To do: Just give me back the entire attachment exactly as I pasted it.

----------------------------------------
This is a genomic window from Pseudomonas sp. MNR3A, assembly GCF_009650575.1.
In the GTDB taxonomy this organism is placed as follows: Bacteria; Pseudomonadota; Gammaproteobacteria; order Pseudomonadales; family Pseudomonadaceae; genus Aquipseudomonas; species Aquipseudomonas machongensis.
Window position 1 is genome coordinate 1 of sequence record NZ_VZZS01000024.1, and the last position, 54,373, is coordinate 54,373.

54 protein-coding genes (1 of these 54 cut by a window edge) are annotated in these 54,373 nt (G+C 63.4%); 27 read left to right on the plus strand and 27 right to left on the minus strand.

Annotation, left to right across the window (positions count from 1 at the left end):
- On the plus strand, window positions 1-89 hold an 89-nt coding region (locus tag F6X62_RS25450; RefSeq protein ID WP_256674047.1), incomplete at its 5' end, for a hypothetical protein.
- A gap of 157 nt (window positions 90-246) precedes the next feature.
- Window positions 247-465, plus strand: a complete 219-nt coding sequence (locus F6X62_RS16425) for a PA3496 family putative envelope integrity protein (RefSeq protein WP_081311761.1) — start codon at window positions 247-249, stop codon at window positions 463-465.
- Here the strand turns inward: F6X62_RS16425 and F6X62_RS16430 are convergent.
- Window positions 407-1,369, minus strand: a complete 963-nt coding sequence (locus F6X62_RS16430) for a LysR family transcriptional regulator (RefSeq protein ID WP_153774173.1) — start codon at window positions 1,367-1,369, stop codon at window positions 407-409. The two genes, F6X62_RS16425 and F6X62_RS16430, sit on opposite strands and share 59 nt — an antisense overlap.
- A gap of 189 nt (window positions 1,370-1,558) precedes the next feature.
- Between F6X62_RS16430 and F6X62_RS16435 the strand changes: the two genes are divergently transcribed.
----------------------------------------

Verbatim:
This is a genomic window from Pseudomonas sp. MNR3A, assembly GCF_009650575.1.
In the GTDB taxonomy this organism is placed as follows: Bacteria; Pseudomonadota; Gammaproteobacteria; order Pseudomonadales; family Pseudomonadaceae; genus Aquipseudomonas; species Aquipseudomonas machongensis.
Window position 1 is genome coordinate 1 of sequence record NZ_VZZS01000024.1, and the last position, 54,373, is coordinate 54,373.

54 protein-coding genes (1 of these 54 cut by a window edge) are annotated in these 54,373 nt (G+C 63.4%); 27 read left to right on the plus strand and 27 right to left on the minus strand.

Annotation, left to right across the window (positions count from 1 at the left end):
- On the plus strand, window positions 1-89 hold an 89-nt coding region (locus tag F6X62_RS25450; RefSeq protein ID WP_256674047.1), incomplete at its 5' end, for a hypothetical protein.
- A gap of 157 nt (window positions 90-246) precedes the next feature.
- Window positions 247-465, plus strand: a complete 219-nt coding sequence (locus F6X62_RS16425) for a PA3496 family putative envelope integrity protein (RefSeq protein WP_081311761.1) — start codon at window positions 247-249, stop codon at window positions 463-465.
- Here the strand turns inward: F6X62_RS16425 and F6X62_RS16430 are convergent.
- Window positions 407-1,369, minus strand: a complete 963-nt coding sequence (locus F6X62_RS16430) for a LysR family transcriptional regulator (RefSeq protein ID WP_153774173.1) — start codon at window positions 1,367-1,369, stop codon at window positions 407-409. The two genes, F6X62_RS16425 and F6X62_RS16430, sit on opposite strands and share 59 nt — an antisense overlap.
- A gap of 189 nt (window positions 1,370-1,558) precedes the next feature.
- Between F6X62_RS16430 and F6X62_RS16435 the strand changes: the two genes are divergently transcribed.